Video: Pembroke students speak with Astronaut David Saint-Jacques via shortwave radio
Pembroke students Tuesday had a lot of questions for Astronaut David Saint-Jacques about being a space pioneer and life aboard the International Space Station.
Sixteen students were selected to ask questions and participating the planning of the event and today it all came together after months of preparation -- going back to April of last year -- during an assembly in the school's auditorium.
Saint-Jacques answered questions about what it was like to be in space, how his life inside the space station, what surprised him about going into space, and whether it was fun, along with addressing other topics.
Melissa Smith, a 7th and 8th-grade science teacher, took the lead on setting up the event and said it was a great opportunity to expose the students to things they may not otherwise get to do as part of their school experience. They learned about shortwave radio, the space station, about astronauts and they worked with members of the community to help bring it all together.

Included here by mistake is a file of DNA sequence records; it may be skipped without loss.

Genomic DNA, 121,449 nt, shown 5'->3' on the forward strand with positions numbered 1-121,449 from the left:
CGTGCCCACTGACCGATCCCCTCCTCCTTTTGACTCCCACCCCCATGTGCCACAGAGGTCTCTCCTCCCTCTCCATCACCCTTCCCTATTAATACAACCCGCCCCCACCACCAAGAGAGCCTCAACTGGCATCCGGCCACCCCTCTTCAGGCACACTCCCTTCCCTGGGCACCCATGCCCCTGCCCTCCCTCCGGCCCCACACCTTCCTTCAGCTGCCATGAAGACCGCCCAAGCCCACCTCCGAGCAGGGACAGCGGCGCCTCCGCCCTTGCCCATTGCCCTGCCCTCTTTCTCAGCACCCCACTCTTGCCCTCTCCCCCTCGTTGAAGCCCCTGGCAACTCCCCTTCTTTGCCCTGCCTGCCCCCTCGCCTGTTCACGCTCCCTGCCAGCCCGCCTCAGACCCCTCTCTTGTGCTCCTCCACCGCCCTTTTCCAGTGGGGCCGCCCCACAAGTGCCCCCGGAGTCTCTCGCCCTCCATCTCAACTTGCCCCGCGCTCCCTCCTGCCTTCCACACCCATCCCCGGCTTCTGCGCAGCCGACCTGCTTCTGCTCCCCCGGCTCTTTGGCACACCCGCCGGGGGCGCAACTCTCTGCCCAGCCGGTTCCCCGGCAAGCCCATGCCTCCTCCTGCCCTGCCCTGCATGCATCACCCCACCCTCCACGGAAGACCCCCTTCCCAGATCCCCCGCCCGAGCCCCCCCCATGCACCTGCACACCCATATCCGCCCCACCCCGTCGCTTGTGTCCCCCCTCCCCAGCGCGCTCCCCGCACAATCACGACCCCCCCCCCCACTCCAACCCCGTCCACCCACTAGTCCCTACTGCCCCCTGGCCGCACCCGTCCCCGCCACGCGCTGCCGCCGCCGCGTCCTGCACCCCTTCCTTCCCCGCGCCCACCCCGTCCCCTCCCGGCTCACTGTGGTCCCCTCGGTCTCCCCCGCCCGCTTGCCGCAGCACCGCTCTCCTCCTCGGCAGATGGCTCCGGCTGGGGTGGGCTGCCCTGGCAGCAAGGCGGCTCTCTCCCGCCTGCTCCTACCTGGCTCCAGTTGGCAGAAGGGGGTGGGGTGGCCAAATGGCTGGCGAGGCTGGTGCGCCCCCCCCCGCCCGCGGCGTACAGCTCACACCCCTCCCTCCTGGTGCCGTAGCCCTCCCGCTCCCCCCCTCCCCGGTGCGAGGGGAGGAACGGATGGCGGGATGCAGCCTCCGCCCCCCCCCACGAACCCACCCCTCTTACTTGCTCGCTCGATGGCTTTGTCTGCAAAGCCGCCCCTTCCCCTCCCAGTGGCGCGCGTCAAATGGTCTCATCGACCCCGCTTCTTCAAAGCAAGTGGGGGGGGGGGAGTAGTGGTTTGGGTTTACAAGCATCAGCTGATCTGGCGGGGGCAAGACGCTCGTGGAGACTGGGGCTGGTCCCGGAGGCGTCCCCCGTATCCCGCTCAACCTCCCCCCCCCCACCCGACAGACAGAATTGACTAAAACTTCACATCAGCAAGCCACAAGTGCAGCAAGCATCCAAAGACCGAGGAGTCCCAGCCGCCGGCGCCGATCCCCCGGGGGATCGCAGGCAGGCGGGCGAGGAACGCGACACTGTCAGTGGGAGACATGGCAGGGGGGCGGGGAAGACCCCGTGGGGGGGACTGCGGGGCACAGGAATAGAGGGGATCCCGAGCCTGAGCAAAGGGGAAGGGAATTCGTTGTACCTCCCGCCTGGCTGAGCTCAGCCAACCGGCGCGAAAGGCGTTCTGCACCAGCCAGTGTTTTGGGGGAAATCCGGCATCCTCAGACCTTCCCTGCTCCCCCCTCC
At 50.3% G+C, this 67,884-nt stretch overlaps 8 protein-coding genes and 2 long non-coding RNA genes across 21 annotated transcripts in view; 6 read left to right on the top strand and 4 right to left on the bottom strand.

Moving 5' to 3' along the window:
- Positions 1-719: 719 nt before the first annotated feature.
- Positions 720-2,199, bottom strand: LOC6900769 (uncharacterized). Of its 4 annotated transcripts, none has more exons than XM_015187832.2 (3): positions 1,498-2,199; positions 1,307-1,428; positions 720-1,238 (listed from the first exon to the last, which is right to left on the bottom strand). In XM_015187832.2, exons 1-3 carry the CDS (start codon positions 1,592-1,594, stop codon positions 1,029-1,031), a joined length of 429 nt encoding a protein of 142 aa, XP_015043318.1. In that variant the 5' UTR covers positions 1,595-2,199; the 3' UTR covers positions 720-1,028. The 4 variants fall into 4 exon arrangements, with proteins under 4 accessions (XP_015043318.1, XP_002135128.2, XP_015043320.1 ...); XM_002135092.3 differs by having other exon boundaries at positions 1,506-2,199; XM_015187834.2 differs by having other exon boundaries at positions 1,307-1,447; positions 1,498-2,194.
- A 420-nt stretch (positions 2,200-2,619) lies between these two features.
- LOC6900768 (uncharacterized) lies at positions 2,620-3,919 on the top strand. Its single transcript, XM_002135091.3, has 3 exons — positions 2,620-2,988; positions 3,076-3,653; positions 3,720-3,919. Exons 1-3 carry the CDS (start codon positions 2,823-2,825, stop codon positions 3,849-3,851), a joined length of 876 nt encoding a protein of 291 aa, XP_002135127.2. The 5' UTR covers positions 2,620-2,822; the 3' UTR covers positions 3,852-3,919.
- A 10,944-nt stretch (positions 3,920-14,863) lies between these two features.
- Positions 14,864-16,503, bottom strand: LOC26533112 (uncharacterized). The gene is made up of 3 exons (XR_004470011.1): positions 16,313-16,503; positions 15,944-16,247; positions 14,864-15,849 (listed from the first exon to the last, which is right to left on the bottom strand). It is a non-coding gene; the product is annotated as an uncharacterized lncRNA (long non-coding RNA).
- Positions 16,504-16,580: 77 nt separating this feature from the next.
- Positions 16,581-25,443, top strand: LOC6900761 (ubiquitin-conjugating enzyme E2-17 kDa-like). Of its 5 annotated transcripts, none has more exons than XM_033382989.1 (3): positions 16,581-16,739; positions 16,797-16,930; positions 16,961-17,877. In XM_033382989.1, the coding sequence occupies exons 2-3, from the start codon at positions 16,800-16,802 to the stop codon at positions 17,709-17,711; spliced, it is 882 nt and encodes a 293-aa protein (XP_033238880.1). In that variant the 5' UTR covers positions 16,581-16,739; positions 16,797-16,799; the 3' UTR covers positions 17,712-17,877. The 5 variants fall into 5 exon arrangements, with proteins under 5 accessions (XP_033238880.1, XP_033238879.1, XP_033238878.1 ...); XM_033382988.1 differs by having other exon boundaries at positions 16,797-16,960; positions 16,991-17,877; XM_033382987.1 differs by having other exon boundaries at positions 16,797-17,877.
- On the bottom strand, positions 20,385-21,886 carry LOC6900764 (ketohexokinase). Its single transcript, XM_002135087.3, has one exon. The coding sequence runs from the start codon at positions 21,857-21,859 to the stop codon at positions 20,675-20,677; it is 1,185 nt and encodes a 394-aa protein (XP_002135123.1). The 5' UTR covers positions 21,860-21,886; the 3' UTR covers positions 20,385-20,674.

"We want to make a relatable experience for them so this was really cool because this isn't something we would necessarily teach in our curriculum, in our class, so it was a way we could go above and beyond what students normally learn," Smith said.
In all, 16 students were selected to ask questions during the eight or nine minutes the station was in position to connect via shortwave with a transmitter.
The ARISS event was managed by an international consortium of amateur radio organizations and space agencies including the National Aeronautics and Space Administration (NASA), Whitworth Ferguson Planetarium at SUNY Buffalo State, and members of the Genesee County Radio Amateurs (GRAM) Club. Pamela Ware, from Corfu, and member of GRAM, holds an FCC amateur extra license and was the liaison for the team of radio operators who provided hands-on training and experience for Pembroke students.